It will be the duty of the new administration to watch for any signs of diminishing prosperity, and to take such action as seems expedient to remove its causes; the mere possibility, however, of the contemplated serious set--back to productivity appears to render it all the more necessary that the new administration should be centred in the Mandated Territory, and should be able to give its undivided attention to its affairs.

A further argun1ent in favour of a separate administration for the Mandated Territory is found when considering the position of the British Sqlomon Islands, which is dealt with at length in our remarks on paragraph 1 of Your Excellency's·Commission.

It cannot, we assume, be contended that they also should be amalgamated with Papua, but, if the suggested system of separate administrations is approved, they could readily be absorbed into such a scheme of a working federation as is outlined later in this Report.

For these reasons, therefore, your Commissioners .consider that it is essential if the Mandated Territory is to be efficiently governed, that the system of government to be established should be entirely separate from that of Papua.


. · When the of the the differing

VIews held by your CommiSSIOners, the first question which Mimsters Will ask is how will the natives be There. probably no more potent in inducing the Allied

Powers to reqUire the renunCiation by Germany of her Colonial possessions than the records of the t!eatment of her coloured su.bje?ts, ar:d in all deliberations in regard to the Mandated Tern tory, the welfare of the native Inhabitants must be the first consideration.


Your Commissioners have not felt it necessary to labour the point that Colonial administrations throughout the British Empire have evolved a system of native control, in which the main feature is the fatherly supervision of the interests of the natives, who, contrasted with the more highly-civilized whites, are comparatively helpless"

They regard it as axiomatic that the new Government under either system will adopt the best and most humane principles of native treatment; they consider, however, that the adoption of these principles is consistent with the promotion of industrial enterprises tending to the benefit of the whole community.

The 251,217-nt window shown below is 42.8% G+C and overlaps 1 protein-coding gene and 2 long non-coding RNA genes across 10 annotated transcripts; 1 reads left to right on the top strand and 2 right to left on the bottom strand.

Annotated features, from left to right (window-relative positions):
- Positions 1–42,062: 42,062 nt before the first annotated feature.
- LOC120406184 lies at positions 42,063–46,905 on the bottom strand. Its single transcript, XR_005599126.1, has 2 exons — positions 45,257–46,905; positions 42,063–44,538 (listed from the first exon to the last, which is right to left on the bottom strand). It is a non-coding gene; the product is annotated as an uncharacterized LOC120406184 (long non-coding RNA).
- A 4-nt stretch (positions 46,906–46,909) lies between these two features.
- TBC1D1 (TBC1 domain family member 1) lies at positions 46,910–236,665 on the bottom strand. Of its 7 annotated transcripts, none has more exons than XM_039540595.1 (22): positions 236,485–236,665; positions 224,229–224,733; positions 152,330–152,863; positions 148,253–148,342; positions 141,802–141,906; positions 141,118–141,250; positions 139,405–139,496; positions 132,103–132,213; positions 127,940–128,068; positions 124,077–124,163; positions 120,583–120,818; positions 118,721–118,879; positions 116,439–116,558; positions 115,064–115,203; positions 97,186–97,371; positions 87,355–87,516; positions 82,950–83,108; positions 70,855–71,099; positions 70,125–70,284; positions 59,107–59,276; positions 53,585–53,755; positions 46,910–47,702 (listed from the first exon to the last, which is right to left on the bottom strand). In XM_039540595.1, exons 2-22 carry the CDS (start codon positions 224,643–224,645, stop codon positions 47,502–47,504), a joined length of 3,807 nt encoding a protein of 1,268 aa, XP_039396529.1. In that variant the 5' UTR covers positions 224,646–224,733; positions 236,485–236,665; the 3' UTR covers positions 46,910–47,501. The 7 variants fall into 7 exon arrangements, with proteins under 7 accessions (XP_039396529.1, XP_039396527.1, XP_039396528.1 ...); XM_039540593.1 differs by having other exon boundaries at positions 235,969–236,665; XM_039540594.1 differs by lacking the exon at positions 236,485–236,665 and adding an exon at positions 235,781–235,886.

The uplifting of the native, his_ instruction in sanitation, in improved methods of housebuilding and cultivation, and in the art of using tools, together with education in the rudiments of general knowledge, are a1l matters that will make him more useful whether he elects to work on his own account or for ' white employers. The gradual evolution of the native from being a mere chattel of an employer to becoming an asset

of the State is what your Comn1issioners understand by promoting the welfare of the natives, and they have the fullest confidence that this welfare can and will be completely safeguarded under a separate administration. .

. The policy regarding natives hitherto followed in Papua is not exclusive to that Territory. It is a general British policy which has been adopted by the Australian Government, and has been applied in Papua by Australian officers selected by that Government and in constant and close touch with the central administration. The new Government will be under· the same central control ; its officers will equally be Australians, and Y

even as a possibility, that those officers should be animated by different instincts or guided by different principles from those which animate and guide their brother officials in Papua.


It appears to be thought, because German principles pervaded the native adminis- Influence of tration of this Territory while it was in German hands, that these principles have, so to native speak, poisoned the air, and that future heads o£ Government must become infected by then1. An argument to support this theory is dtawn from the fact that those officers · who have been in charge since the occupation have made few drastic changes of native

policy, and that it is therefore likely that future administrations will carry on in a similar manner. This argument cannot be accepted, because the control which has been exercised. by the Australian military authorities has been very different from that exercised, say, in Papua or the British Solomons, where the Australian or British authorities have a perfectly free hand to legislate as they please, to n1ake, amend, and rep · eal laws as Li_n:itations on

·· · ·f r ·h A 1· C d h b m1htary power. cucumst-ances seern to JUSti y. e ustra 1an omman ants ave een bound by the terms of the capitulation, one of which was " during the said military occupation the local laws and customs will remain in force so far as is consistent with the military situation." The laws and usages of war deal fully with the practices to be observed by an arn1y in occupation of a conquered Territory, and they prescribe-